Cryptophthalmos is a rare condition resulting from failed differentiation of eyelid structures. There is partial or complete absence of the palpebral fissure, as the skin extends uninterrupted from the forehead to the cheek, covering the eye (Fig 17-3). The adnexa are partially developed and fused to the anterior segment; the cornea is usually malformed.
A, Schematic representation of measurements involved in the evaluation of the orbital region. OCD = outer canthal distance; IPD = interpupillary distance; ICD = inner canthal distance; PFL = palpebral fissure length. B, ICD measurements according to age. C, OCD measurements according to age. D, IPD measurements according to age. E, PFL measurements according to age.
(Modified with permission from Dollfus H, Verloes A. Dysmorphology and the orbital region: a practical clinical approach. Surv Ophthalmol. 2004;49(6):549.)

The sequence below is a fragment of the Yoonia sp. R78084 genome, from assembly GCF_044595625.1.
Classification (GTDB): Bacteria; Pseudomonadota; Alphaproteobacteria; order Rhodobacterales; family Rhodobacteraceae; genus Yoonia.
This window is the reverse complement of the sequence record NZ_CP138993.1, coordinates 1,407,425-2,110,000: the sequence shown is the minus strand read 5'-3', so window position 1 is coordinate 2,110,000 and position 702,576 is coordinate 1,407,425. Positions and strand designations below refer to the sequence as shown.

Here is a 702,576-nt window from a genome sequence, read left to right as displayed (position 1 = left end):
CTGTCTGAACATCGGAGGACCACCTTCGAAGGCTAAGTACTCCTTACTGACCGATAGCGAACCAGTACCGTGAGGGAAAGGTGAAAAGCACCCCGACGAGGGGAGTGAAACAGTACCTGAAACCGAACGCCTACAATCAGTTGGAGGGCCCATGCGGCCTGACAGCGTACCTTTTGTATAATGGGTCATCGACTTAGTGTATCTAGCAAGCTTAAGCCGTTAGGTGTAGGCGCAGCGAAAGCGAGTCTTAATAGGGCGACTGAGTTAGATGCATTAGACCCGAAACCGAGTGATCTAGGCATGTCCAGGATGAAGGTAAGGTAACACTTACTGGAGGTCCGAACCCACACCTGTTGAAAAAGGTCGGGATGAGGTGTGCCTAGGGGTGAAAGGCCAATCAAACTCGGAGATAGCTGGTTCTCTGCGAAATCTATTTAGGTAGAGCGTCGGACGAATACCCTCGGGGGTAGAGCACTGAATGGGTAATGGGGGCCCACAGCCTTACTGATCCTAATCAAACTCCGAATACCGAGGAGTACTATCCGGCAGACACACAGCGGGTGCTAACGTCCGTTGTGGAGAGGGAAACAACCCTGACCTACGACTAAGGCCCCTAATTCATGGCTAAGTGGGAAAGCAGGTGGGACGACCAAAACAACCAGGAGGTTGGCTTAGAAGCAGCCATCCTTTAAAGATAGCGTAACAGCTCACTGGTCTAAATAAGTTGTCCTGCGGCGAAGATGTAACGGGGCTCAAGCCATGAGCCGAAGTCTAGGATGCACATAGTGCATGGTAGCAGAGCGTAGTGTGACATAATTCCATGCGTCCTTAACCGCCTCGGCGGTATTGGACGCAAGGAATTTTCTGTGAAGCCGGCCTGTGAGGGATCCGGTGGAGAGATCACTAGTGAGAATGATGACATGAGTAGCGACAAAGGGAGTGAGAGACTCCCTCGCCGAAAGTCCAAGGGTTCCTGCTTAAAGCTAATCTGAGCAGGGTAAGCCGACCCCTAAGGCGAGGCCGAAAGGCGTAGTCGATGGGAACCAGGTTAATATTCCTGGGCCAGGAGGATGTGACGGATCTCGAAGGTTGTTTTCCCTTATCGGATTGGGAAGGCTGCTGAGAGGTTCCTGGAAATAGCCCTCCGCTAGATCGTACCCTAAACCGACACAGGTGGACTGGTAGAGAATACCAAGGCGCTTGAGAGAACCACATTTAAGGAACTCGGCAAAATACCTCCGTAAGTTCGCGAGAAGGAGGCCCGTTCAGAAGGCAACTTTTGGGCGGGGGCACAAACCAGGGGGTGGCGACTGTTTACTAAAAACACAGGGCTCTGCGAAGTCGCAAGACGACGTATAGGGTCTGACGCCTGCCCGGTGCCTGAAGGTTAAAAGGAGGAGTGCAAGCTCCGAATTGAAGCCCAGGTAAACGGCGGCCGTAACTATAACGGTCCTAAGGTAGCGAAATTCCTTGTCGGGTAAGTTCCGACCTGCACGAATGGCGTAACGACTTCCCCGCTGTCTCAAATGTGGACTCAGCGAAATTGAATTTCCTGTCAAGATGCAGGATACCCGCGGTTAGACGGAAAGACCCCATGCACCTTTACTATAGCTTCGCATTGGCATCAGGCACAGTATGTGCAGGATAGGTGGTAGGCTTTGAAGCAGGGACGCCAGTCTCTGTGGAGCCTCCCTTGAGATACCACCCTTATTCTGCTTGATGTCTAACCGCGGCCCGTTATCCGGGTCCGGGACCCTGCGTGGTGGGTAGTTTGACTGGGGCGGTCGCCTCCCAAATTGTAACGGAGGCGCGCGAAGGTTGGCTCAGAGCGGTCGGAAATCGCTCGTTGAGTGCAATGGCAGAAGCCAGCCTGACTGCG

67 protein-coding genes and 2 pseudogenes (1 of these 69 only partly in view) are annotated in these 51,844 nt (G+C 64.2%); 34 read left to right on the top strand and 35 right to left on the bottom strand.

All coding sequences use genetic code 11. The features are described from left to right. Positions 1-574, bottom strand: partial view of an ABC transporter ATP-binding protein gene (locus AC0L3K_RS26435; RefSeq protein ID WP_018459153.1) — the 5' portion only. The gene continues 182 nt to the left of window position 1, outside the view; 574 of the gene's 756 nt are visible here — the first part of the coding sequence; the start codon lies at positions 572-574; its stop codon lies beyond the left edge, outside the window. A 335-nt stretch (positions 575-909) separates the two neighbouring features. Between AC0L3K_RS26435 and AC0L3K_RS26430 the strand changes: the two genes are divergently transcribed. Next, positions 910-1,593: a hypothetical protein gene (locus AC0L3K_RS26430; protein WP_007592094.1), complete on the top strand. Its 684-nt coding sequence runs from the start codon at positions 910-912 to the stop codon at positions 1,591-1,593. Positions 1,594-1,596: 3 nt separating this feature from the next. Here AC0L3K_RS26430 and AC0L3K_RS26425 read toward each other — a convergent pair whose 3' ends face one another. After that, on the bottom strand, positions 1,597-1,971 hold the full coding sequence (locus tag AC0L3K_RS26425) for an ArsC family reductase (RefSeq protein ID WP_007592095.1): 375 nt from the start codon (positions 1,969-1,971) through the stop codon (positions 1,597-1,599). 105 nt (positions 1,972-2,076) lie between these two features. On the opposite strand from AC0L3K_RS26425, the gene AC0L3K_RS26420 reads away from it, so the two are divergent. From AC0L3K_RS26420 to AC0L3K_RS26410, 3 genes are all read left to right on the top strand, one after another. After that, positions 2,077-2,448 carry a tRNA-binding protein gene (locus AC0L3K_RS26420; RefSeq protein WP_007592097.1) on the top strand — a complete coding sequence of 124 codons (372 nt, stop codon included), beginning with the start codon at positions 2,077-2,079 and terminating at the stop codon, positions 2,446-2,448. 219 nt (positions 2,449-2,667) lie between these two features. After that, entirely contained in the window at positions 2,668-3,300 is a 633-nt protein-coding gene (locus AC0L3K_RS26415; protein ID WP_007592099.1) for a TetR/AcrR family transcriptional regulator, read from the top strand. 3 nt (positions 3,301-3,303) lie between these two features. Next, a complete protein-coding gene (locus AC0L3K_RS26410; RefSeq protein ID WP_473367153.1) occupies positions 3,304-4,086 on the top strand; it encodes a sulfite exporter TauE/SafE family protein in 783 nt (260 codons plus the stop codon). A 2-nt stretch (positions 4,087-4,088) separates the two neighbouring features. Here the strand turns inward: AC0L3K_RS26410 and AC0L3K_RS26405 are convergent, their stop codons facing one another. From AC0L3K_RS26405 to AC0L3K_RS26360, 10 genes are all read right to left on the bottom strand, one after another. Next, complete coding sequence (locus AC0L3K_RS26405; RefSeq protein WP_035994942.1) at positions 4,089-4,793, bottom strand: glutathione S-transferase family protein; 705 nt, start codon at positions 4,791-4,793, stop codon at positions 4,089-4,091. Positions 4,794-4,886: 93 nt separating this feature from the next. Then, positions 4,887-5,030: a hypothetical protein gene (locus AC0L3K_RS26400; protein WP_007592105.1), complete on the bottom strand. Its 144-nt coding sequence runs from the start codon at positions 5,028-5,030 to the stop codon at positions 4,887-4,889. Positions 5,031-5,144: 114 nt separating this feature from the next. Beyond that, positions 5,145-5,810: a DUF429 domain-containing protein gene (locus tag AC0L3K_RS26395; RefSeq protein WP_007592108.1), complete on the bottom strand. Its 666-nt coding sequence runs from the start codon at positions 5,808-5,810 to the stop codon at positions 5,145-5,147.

Figure 17-2 Dystopia canthorum in a patient with Waardenburg syndrome. Note that the vertical lines drawn through the puncta intersect the cornea.
(Courtesy of Amy Hutchinson, MD.)
Figure 17-3 Cryptophthalmos, left eye.
Fraser syndrome, an autosomal recessive disorder characterized by partial syndactyly and genitourinary anomalies, may include unilateral or bilateral cryptophthalmos and other ocular malformations.
Excerpted from BCSC 2020-2021 series: Section 10 - Glaucoma. For more information and to purchase the entire series, please visit https://www.aao.org/bcsc.